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Nobel Prize for Literature for the Tanzanian Abdulrazak Gurnah, Booker Prize for the South African Damon Galgut and Booker Prize International for the Senegalese David Diop, while his compatriots Boubacar Boris Diop and Mohamed Mbougar Sarr were awarded the Neustaat Prize respectively and the Goncourt Prize, and the Mozambican Paulina Chiziane the Camões Prize…
The year 2021 will have been rapid for African letters. According to Pierre Astier, literary agent and former publisher (Le Serpent à plumes), “We are witnessing the emergence of a new generation, brilliant and intellectual, that Mohamed Mbougar Sarr embodies perfectly”.
How to explain that so many prestigious awards have been estimated at African feathers this year?
Pierre Astier. That there are good African writers or of African origin is not new. But it was a rather disparate phenomenon. Or, there, there is very clearly an evolution as well among expatriate writers, in Europe or the United States, as among those living in Africa. These authors read each other, exchange a lot, appreciate each other, encourage each other. It is a singularity. They are very united and produce works of great maturity.
We are witnessing the emergence of a new generation, brilliant and intellectual, that Mohamed Mbougar Sarr embodies perfectly. The latter advances with ease. We cannot even say of him, as some might be tempted to do, that he is an alibi. I believe that the French literary class recognized him as one of their own. It was already a bit the case for Alain Mabanckou, but unlike the latter, Mohamed Mbougar Sarr is very sober. What is recognized is what he writes. Nothing else.
What sets this new generation of writers apart?
I think they freed themselves from what was confined to them. There is more universality in what they write. They have become full-fledged writers and not African writers who necessarily have to write about African stories.
Were you surprised by this Nobel in Adbulrazak Guah?
Yes, I have been. I had discovered Abdulrazak Gurnah thanks to Abdourahman Waberi who had invited me to read and meet during a trip to England in the 1990s. At the time, Paradis had been published by Denoël and had had little success. With Le Serpent à plumes, we have reissued it in pocket size. I am very happy for him but I do not understand that [l’écrivain kenyan] Nguigi wa Thiong’o had not won the Nobel …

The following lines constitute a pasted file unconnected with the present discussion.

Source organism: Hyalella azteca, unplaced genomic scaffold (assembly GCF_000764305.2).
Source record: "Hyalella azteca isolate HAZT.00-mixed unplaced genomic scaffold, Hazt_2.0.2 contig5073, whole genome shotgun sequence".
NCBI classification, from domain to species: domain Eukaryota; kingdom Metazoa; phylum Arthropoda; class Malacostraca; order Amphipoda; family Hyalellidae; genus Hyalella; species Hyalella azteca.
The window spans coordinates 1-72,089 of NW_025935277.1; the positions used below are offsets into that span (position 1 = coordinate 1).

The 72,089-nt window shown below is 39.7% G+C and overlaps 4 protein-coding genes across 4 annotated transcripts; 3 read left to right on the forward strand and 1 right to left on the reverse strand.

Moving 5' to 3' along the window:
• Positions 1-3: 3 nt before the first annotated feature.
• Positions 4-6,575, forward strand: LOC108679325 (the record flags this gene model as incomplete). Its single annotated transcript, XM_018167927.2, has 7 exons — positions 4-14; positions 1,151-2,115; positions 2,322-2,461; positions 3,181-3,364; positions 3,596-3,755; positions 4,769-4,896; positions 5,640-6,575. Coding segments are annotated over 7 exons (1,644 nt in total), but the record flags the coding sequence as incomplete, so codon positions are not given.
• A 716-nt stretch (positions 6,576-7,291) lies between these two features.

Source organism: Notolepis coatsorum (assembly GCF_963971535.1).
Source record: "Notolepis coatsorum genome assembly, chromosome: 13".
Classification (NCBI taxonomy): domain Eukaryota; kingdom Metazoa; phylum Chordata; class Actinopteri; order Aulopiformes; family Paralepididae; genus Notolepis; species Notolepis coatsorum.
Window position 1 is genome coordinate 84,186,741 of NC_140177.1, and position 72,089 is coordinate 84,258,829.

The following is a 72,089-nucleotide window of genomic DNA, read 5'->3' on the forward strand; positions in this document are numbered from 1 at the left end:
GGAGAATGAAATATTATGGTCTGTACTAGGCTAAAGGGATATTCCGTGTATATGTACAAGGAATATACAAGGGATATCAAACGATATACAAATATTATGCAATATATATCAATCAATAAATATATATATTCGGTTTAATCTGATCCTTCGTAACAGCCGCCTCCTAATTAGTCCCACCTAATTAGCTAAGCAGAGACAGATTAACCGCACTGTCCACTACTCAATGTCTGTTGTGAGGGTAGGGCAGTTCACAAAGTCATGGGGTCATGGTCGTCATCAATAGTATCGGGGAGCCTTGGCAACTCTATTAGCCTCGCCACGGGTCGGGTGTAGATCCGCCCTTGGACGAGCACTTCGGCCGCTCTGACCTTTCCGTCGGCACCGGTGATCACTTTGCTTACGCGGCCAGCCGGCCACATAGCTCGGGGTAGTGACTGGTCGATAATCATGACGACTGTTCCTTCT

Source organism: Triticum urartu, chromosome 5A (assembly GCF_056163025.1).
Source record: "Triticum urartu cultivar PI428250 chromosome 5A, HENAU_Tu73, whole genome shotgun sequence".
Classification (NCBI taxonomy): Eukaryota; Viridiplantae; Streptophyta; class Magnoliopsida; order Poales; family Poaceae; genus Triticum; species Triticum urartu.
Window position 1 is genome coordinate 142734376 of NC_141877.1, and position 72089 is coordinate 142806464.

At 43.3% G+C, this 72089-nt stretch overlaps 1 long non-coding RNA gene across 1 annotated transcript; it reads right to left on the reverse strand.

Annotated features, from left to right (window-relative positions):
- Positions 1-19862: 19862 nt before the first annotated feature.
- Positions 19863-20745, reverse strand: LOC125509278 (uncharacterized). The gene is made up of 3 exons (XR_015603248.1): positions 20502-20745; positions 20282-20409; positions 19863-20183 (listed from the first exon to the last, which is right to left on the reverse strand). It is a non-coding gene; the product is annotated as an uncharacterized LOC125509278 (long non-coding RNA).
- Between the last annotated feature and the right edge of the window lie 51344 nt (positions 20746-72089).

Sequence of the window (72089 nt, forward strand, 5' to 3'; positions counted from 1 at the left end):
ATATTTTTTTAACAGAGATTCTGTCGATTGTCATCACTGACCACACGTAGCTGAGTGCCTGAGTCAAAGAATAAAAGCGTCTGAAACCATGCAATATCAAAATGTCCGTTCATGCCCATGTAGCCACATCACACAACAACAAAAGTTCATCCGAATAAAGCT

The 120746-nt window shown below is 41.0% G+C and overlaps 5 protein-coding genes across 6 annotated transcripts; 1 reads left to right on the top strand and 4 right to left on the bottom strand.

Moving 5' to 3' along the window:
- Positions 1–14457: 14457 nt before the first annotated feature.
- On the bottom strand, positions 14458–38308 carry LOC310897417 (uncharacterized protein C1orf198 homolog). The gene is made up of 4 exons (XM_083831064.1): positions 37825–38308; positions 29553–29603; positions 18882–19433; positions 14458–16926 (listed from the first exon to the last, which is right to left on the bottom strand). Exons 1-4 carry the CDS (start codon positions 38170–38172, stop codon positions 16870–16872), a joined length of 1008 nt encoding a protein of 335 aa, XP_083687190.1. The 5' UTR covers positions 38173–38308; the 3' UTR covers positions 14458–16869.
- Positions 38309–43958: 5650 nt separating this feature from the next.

Mohamed Mbougar Sarr’s novel is a co-edition with an African publisher, Jimsaan. Other award-winning writers, like Blaise Ndala or Hemley Boum with whom you work, also have the choice of an African house for publishing and distribution on the continent. Why ?
Of the 6,000 languages that exist in the world, ten dominate the publishing environment, of which four – English, French, Spanish and Portuguese – are present on several continents. Or, there remains a certain editorial imperialism on the part of publishers in London, Paris or Barcelona, who want to retain global rights for their language.
We must put an end to this by allowing publishers from different continents to work on their own territory. This is what we did for Blaise Ndala. Le Seuil initially wanted world rights for his novel In the belly of the Congo. It seemed legitimate to us that he had his son in Canada where he lives, Mémoire inkwell, and that he has another for Central and West Africa, Vallesse in Abidjan. The Ivory Prize he has just received will thus benefit this publisher.
How is the African publishing environment evolving?
This is changing, especially with prizes like the Ivory Prize gaining in importance, and thanks to extremely successful actors. On the French-speaking side, it is a little more laborious than on the English-speaking side, where the sector is professionalized, structured, with important fairs. The English know how to train people who will become partners.
So there is a great international cooperation between publishers in South Africa, Nigeria, United States, Canada, England, Australia, New Zealand, etc. And there is still a lack of a solid distribution network with resources in French-speaking Africa. But there is a realization that the book is very important for education, obviously, training, but also for the economy in general.
Is there a market for translation or editing in African languages?
Here again, vocations are needed. They are appearing with people realizing that it is necessary to edit in Wolof, Bambara, etc. In India, where English is only one idiom among ten or even fifteen others, publishing in vernacular languages is phenomenal. We have not yet taken the full measure in the West. These “little” languages of the editorial community must exist, which are spoken by hundreds of millions of people. The preservation of cultures is at stake.
A large number of classic authors of African literature were first published by European publishers, such as Léopold Sédar Senghor at Le Seuil. Could these publishers be willing to cede African rights to local houses so Africa can have more access to its literary heritage?
It is a great debate which has only just begun! There are significant funds at Plon, at Le Seuil, a little less at Gallimard and few at Grasset. Our agency, Astier-Pécher, is campaigning to detach the rights of Parisian publishing houses and for rights holders to try to take them back.
This idea is slowly gaining ground. You know, the French edition is full of people on the left who will not want to be criticized for being wealthy and conservative. Because the question is there: will they keep the rights and therefore act conservatively? We will have to discuss it.
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